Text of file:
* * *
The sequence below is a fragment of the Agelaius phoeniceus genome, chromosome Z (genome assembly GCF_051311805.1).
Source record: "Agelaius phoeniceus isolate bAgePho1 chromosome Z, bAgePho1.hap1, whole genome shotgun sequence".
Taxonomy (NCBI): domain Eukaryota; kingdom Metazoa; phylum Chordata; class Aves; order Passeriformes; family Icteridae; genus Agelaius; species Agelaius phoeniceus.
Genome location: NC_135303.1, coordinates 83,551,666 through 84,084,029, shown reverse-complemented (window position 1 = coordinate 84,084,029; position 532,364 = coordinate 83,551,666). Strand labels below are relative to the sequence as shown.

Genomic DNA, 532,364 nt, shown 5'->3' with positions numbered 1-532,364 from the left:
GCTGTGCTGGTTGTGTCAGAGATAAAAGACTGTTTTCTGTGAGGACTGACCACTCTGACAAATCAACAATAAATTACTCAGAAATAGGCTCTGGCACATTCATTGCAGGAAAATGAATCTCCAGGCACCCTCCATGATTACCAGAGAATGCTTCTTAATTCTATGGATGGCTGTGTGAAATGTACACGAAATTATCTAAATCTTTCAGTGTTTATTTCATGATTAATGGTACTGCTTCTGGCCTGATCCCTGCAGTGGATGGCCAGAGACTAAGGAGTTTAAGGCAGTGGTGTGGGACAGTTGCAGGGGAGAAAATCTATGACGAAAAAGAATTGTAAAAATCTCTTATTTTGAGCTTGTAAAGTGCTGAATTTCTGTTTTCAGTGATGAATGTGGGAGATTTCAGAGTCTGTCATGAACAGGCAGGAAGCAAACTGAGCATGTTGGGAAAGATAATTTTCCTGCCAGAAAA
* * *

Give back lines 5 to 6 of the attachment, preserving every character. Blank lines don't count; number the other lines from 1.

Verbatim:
Genomic DNA, 532,364 nt, shown 5'->3' with positions numbered 1-532,364 from the left:
GCTGTGCTGGTTGTGTCAGAGATAAAAGACTGTTTTCTGTGAGGACTGACCACTCTGACAAATCAACAATAAATTACTCAGAAATAGGCTCTGGCACATTCATTGCAGGAAAATGAATCTCCAGGCACCCTCCATGATTACCAGAGAATGCTTCTTAATTCTATGGATGGCTGTGTGAAATGTACACGAAATTATCTAAATCTTTCAGTGTTTATTTCATGATTAATGGTACTGCTTCTGGCCTGATCCCTGCAGTGGATGGCCAGAGACTAAGGAGTTTAAGGCAGTGGTGTGGGACAGTTGCAGGGGAGAAAATCTATGACGAAAAAGAATTGTAAAAATCTCTTATTTTGAGCTTGTAAAGTGCTGAATTTCTGTTTTCAGTGATGAATGTGGGAGATTTCAGAGTCTGTCATGAACAGGCAGGAAGCAAACTGAGCATGTTGGGAAAGATAATTTTCCTGCCAGAAAA